|The first excerpt represents the element of Air. It speaks of mental influences and the process of thought, and is drawn from Lysis by Plato:
O Hippothales, I said, if you have ever made any verses or songs in honour
of your favourite, I do not want to hear them; but I want to know the
purport of them, that I may be able to judge of your mode of approaching
your fair one.
Ctesippus will be able to tell you, he said; for if, as he avers, the sound
of my words is always dinning in his ears, he must have a very accurate
knowledge and recollection of them.
Yes, indeed, said Ctesippus; I know only too well; and very ridiculous the
tale is: for although he is a lover, and very devotedly in love, he has
nothing particular to talk about to his beloved which a child might not
|The second excerpt represents the element of Fire. It speaks of emotional influences and base passions, and is drawn from Resurrection by Leo Tolstoy:
"Yes, that is so," said Nekhludoff. "One often feels one's own
de--one feels one has no right to judge."
"Comme, c'est vrai," she cried, as if struck by the truth of this
remark. She was in the habit of artfully flattering all those
with whom she conversed. "Well, and what of your picture? It does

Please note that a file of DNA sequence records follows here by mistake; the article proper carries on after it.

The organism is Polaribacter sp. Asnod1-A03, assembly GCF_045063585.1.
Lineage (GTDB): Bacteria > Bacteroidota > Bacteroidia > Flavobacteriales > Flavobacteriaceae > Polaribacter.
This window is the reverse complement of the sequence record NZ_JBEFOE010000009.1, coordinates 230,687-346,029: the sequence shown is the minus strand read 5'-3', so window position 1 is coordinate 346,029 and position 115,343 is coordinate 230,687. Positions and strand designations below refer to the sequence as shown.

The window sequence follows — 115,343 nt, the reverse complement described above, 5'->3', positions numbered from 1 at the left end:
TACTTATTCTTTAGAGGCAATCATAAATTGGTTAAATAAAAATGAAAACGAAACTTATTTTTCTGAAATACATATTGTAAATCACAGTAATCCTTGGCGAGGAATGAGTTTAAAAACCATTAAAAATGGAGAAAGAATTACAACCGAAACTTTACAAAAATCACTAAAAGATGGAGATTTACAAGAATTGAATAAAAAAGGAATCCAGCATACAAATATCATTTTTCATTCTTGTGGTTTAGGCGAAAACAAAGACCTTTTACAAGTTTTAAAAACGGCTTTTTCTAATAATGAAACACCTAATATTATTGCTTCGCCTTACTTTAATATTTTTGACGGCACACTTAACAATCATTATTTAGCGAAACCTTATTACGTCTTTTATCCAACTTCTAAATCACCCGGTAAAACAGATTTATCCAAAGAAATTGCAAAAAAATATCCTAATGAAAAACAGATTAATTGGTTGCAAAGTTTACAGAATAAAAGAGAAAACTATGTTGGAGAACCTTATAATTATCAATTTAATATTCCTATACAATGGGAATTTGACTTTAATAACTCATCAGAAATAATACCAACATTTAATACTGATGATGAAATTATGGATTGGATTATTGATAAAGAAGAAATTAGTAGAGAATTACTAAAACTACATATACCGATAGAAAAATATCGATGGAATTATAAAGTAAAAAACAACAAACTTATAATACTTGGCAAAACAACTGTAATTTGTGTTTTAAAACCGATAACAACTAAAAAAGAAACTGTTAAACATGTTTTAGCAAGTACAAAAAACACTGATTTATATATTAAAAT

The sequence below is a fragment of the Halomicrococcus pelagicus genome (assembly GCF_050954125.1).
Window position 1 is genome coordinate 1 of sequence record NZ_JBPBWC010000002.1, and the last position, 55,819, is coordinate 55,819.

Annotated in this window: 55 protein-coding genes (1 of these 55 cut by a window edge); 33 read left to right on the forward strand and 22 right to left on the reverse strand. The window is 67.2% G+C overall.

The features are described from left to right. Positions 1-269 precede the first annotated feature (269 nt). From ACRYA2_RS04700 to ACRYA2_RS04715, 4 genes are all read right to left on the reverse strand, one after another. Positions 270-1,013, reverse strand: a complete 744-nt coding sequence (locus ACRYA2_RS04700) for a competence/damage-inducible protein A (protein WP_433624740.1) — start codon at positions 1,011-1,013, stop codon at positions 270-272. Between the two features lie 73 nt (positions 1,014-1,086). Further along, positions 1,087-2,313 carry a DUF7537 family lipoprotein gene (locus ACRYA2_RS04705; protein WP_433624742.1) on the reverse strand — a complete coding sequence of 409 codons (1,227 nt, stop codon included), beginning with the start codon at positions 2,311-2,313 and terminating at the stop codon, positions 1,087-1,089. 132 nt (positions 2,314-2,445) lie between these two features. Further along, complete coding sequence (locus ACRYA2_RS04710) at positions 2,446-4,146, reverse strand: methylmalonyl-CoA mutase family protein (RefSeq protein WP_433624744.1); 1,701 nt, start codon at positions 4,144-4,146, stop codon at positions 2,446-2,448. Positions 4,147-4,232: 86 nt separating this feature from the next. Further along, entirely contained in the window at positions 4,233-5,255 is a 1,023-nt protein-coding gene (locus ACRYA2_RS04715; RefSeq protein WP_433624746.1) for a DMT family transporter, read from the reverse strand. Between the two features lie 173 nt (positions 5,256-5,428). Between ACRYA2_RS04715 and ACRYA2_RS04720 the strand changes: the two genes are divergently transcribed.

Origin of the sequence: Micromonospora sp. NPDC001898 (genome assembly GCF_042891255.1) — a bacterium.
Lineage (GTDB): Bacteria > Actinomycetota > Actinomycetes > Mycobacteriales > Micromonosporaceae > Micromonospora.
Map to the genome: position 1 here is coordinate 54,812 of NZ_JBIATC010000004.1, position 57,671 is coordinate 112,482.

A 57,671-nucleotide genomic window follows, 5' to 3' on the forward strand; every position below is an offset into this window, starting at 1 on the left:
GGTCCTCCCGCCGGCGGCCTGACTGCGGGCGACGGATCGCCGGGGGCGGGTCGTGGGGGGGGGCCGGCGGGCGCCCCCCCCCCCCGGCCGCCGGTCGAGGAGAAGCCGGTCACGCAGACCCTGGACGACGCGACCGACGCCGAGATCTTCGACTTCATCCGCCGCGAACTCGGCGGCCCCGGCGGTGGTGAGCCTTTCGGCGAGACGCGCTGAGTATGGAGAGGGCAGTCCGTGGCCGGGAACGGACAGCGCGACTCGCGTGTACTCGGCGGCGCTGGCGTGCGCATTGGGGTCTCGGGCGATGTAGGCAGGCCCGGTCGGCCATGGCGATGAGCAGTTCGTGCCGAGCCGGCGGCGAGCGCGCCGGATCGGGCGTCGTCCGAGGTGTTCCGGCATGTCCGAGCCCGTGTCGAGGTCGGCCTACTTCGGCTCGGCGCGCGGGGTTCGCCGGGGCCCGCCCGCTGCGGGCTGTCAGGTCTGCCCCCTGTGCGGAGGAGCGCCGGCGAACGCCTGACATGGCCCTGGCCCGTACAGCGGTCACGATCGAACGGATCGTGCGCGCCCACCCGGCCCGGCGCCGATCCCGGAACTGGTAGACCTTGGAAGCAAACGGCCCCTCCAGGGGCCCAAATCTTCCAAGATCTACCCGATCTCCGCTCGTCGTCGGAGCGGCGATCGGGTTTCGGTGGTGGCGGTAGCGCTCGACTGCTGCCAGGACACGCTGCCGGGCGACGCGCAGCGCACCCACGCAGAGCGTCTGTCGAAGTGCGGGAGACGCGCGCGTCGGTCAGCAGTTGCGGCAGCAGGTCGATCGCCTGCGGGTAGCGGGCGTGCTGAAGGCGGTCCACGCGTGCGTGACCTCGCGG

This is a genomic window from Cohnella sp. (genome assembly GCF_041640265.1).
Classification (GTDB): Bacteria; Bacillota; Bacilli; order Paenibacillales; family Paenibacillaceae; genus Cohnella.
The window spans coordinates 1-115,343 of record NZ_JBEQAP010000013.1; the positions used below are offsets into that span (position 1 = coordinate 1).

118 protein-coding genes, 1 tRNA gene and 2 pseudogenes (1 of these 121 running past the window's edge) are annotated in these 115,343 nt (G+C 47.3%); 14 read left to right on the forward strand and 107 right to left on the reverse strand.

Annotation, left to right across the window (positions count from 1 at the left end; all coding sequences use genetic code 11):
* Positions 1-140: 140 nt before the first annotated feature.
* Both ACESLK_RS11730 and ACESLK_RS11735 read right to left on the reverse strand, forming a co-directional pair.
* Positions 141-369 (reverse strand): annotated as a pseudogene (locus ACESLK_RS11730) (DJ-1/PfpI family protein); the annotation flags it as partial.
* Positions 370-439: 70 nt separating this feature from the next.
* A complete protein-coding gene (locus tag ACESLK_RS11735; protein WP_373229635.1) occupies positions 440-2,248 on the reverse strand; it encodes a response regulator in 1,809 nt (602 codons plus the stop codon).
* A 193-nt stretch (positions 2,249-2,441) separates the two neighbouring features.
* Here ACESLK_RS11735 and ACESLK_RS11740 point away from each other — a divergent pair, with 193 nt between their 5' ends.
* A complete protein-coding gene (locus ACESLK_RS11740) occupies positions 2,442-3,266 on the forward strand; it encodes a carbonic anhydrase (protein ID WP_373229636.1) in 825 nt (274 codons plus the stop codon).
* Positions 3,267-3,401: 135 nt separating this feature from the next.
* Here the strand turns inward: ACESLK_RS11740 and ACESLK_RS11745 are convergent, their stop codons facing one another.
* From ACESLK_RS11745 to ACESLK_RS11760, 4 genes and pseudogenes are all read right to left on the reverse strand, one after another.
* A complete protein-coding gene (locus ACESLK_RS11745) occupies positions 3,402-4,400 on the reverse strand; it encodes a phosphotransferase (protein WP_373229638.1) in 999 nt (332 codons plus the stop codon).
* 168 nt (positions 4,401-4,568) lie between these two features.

interest me so. If I were not such a sad invalid I should have
been to see it long ago," she said.
"I have quite given it up," Nekhludoff replied drily. The
falseness of her flattery seemed as evident to him to-day as her
age, which she was trying to conceal, and he could not put
himself into the right state to behave politely.
|The third excerpt represents the element of Water. It speaks of pure spiritual influences and feelings of love, and is drawn from Thus Spake Zarathustra by Friedrich Nietzsche:
clothes--unto all of you is mine evil spirit and magic-devil favourable.
I know you, ye higher men, I know him,--I know also this fiend whom I love
in spite of me, this Zarathustra: he himself often seemeth to me like the
beautiful mask of a saint,
--Like a new strange mummery in which mine evil spirit, the melancholy
devil, delighteth:--I love Zarathustra, so doth it often seem to me, for
the sake of mine evil spirit.--
But already doth IT attack me and constrain me, this spirit of melancholy,
this evening-twilight devil: and verily, ye higher men, it hath a
--Open your eyes!--it hath a longing to come NAKED, whether male or female,
Thus Spake Zarathustra
|The fourth excerpt represents the element of Earth. It speaks of physical influences and the impact of the unseen on the visible world, and is drawn from The First Men In The Moon by H. G. Wells:
"Is there time? "
"We shall be an hour."
I looked out. It was an old number of Tit-Bits that one of the men must
have brought. Farther away in the corner I saw a torn Lloyd's News. I
scrambled back into the sphere with these things. "What have you got? " I
I took the book from his hand and read, "The Works of William
He coloured slightly. "My education has been so purely scientific -" he
"Never read him? "
The First Men In The Moon